Peter Fleming was a law unto himself, according to his more regarded younger brother. The adventurer, spy and author deserves, then, to be remembered on his own terms.
The British explorer, author and adventurer Peter Fleming, photographed by Howard Coster in London in 1936.

Of the many unlikely stories surrounding Peter Fleming, the least credible is that he is now most famous for inspiring his brother. It seems certain that this adventurer, spy and bestselling author, a man with the mind of a scholar, the charm of an international playboy and the looks (and wife) of a matinee idol, was one of the chief models for Ian Fleming’s James Bond. But that, for all the glory it brings, is very far from the epitaph he deserves.

The first of those unlikely stories, and the one that began his wildly eccentric career, came in April 1932, when, as a 25-year-old journalist, he spied an advertisement in The Times. “Exploring and sporting expedition,” it read, “under experienced guidance, leaving England June, to explore rivers Central Brazil, if possible ascertain fate Colonel Fawcett; abundance game, big and small; exceptional fishing; ROOM TWO MORE GUNS; highest references expected and given.”

Colonel Fawcett, of course, was the explorer who had disappeared into the Amazon rainforest seven years before muttering about having found what he called the Lost City of Z. This attempt to retrieve him was to prove no more successful, but that didn’t seem to concern Peter Fleming. Having recruited an old school friend, Roger Pettiward, after a chance encounter on a London street, he found himself on what he would later describe as a “wild goose chase”, one led by a very mad goose indeed. Arriving in São Paulo, they quickly realised the expedition’s South American liaison, ‘Major Pingle’, was as unreliable and inexperienced as he was unmotivated, and the group quickly fell apart. When Pingle decided to turn back, Fleming and Pettiward led a splinter group until their companions dropped out with severe foot infections, and they were forced to race their expedition leader home to ensure they could tell their side of the story first.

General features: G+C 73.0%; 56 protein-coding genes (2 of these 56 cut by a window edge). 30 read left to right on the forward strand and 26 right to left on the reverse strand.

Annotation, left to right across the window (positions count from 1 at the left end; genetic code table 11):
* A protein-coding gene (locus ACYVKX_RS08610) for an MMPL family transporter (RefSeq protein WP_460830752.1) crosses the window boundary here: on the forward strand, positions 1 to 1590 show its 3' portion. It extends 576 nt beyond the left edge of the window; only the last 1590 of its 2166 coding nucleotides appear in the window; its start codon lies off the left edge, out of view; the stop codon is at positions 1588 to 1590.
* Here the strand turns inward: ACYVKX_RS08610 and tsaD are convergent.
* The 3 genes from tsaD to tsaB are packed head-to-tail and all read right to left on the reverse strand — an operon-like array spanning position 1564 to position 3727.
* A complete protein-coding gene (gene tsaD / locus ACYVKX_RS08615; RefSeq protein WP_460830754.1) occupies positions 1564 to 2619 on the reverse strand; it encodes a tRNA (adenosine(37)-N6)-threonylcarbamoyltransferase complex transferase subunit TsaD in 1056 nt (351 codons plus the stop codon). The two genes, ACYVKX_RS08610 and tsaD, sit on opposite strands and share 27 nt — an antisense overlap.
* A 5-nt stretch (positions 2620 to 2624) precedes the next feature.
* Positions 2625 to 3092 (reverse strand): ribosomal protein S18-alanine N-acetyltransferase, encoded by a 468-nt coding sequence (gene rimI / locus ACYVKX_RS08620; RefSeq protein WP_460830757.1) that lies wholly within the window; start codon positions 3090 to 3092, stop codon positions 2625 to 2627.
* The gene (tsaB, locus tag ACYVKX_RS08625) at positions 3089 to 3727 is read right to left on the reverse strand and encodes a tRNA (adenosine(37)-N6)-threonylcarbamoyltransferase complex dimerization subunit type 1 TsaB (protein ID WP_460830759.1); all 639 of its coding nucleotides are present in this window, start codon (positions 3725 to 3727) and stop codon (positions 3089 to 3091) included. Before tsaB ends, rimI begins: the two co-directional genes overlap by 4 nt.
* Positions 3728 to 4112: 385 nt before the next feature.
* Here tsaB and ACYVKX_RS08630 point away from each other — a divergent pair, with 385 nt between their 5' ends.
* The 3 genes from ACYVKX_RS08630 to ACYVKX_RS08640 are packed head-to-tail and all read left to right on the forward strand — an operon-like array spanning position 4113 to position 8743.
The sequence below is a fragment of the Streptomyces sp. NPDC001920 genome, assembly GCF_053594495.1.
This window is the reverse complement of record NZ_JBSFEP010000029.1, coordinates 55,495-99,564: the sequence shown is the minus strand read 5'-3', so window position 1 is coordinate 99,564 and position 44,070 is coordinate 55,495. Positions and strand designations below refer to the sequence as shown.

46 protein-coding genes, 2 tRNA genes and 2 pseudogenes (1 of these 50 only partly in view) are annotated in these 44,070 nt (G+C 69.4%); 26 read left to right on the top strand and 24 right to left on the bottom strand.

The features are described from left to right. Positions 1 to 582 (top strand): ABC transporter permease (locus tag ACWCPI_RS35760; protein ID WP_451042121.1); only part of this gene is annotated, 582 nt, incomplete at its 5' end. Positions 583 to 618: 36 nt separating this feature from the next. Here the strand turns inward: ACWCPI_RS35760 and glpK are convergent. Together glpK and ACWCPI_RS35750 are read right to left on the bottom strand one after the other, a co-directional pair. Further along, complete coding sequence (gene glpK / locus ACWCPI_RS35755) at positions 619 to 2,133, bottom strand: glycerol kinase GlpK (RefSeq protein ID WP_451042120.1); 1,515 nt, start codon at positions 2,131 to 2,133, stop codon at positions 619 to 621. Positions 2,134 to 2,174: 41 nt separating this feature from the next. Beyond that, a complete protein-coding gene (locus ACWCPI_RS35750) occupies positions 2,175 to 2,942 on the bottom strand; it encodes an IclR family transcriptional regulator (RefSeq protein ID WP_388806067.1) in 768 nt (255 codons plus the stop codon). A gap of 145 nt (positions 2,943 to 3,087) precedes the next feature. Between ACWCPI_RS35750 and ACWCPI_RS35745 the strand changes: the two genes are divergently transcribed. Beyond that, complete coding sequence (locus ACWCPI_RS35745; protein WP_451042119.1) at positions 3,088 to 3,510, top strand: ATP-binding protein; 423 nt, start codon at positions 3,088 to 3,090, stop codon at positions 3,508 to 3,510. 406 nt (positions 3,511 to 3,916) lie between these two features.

As an expedition it was a disaster, and not even a glorious one. But Fleming, with the same nonchalance with which he had undertaken the job in the first place, converted it to a triumph with an account published the following year as Brazilian Adventure. With irony and self-effacement he told the story as bar-room anecdote rather than Great Adventure, purposely setting himself against the current heroic style of travel writing, “the alligators, the snakes, the man-eating fish, the lurking savages, those dreadful insects — all the paraphernalia of tropical mumbo-jumbo”, and admitting upfront that “nothing of importance was achieved”.

Having at a stroke invented a new style, Fleming took off for more adventures and more books. He travelled across Russia by train to Beijing via such redolently named destinations as Samarkand, Tashkent and the Caspian. Then, with the Swiss adventurer Ella Maillart, he headed from Beijing to Srinagar, passing through scorched deserts and frozen mountain passes. These were recorded in Ones Company (1934) and News from Tartary(1936), delivered with the same self-effacement and aristocratic insouciance as his first work. The preface to the first noted that, while Chinese civilisation had covered 4,000 years, “the author of this book is twenty-six years old. He has spent, altogether, about seven months in China. He does not speak Chinese.”

Fleming’s writing was praised by J.B. Priestley and compared by Vita Sackville-West to “the pleasure of meeting an Elizabethan spirit allied to a modern mind”, but it was very much not what had been intended for a young man that the writer Mark Amory, a family friend, later supposed was “just about the most promising in the country”. Having excelled at Eton and then graduated with a first from Christ Church, Oxford, Fleming rejected the safe berth of the family merchant bank, Robert Fleming & Co., for the post of deputy literary editor at The Spectator, for whom he continued to write, alongside The Times, for most of his life. He was a natural free-thinker — a “law unto himself”, in the words of his younger brother. Ian, it seems, worshipped him, though there was barely a year between them. Fleming Jr. was an excellent athlete, but he couldn’t compete with the elder’s brains, looks or charm.

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James Medd


April 2020


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